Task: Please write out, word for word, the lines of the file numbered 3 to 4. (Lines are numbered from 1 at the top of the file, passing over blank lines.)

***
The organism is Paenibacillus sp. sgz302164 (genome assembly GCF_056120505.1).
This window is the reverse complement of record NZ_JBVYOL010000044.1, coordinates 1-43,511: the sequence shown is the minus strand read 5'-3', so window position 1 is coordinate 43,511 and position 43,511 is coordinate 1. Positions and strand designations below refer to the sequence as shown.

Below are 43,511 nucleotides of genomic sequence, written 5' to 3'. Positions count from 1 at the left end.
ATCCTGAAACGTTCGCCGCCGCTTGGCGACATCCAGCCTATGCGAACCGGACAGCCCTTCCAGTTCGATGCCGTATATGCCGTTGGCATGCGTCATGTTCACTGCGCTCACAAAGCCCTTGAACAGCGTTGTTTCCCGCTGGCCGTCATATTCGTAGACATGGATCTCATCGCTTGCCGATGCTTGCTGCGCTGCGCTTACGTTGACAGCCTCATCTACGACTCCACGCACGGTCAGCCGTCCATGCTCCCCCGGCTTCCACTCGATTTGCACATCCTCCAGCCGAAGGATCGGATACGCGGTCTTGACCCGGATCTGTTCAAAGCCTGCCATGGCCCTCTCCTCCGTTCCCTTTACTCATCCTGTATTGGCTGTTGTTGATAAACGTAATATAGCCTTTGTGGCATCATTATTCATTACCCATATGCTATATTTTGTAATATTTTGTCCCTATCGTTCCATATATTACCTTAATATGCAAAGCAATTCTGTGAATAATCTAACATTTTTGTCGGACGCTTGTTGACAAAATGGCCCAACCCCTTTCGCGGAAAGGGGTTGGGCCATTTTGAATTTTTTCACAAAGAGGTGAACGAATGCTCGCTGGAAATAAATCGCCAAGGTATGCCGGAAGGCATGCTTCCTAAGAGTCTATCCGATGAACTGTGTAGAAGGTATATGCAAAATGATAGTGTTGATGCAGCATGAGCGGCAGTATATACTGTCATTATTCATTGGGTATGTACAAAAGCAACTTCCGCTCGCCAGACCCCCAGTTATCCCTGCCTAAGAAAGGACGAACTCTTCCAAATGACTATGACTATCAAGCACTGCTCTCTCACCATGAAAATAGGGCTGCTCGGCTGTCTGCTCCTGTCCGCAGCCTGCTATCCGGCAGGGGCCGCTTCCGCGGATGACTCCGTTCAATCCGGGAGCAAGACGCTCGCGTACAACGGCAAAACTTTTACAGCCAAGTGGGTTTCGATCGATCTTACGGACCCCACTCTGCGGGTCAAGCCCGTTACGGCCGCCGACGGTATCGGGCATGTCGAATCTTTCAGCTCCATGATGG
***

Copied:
Below are 43,511 nucleotides of genomic sequence, written 5' to 3'. Positions count from 1 at the left end.
ATCCTGAAACGTTCGCCGCCGCTTGGCGACATCCAGCCTATGCGAACCGGACAGCCCTTCCAGTTCGATGCCGTATATGCCGTTGGCATGCGTCATGTTCACTGCGCTCACAAAGCCCTTGAACAGCGTTGTTTCCCGCTGGCCGTCATATTCGTAGACATGGATCTCATCGCTTGCCGATGCTTGCTGCGCTGCGCTTACGTTGACAGCCTCATCTACGACTCCACGCACGGTCAGCCGTCCATGCTCCCCCGGCTTCCACTCGATTTGCACATCCTCCAGCCGAAGGATCGGATACGCGGTCTTGACCCGGATCTGTTCAAAGCCTGCCATGGCCCTCTCCTCCGTTCCCTTTACTCATCCTGTATTGGCTGTTGTTGATAAACGTAATATAGCCTTTGTGGCATCATTATTCATTACCCATATGCTATATTTTGTAATATTTTGTCCCTATCGTTCCATATATTACCTTAATATGCAAAGCAATTCTGTGAATAATCTAACATTTTTGTCGGACGCTTGTTGACAAAATGGCCCAACCCCTTTCGCGGAAAGGGGTTGGGCCATTTTGAATTTTTTCACAAAGAGGTGAACGAATGCTCGCTGGAAATAAATCGCCAAGGTATGCCGGAAGGCATGCTTCCTAAGAGTCTATCCGATGAACTGTGTAGAAGGTATATGCAAAATGATAGTGTTGATGCAGCATGAGCGGCAGTATATACTGTCATTATTCATTGGGTATGTACAAAAGCAACTTCCGCTCGCCAGACCCCCAGTTATCCCTGCCTAAGAAAGGACGAACTCTTCCAAATGACTATGACTATCAAGCACTGCTCTCTCACCATGAAAATAGGGCTGCTCGGCTGTCTGCTCCTGTCCGCAGCCTGCTATCCGGCAGGGGCCGCTTCCGCGGATGACTCCGTTCAATCCGGGAGCAAGACGCTCGCGTACAACGGCAAAACTTTTACAGCCAAGTGGGTTTCGATCGATCTTACGGACCCCACTCTGCGGGTCAAGCCCGTTACGGCCGCCGACGGTATCGGGCATGTCGAATCTTTCAGCTCCATGATGG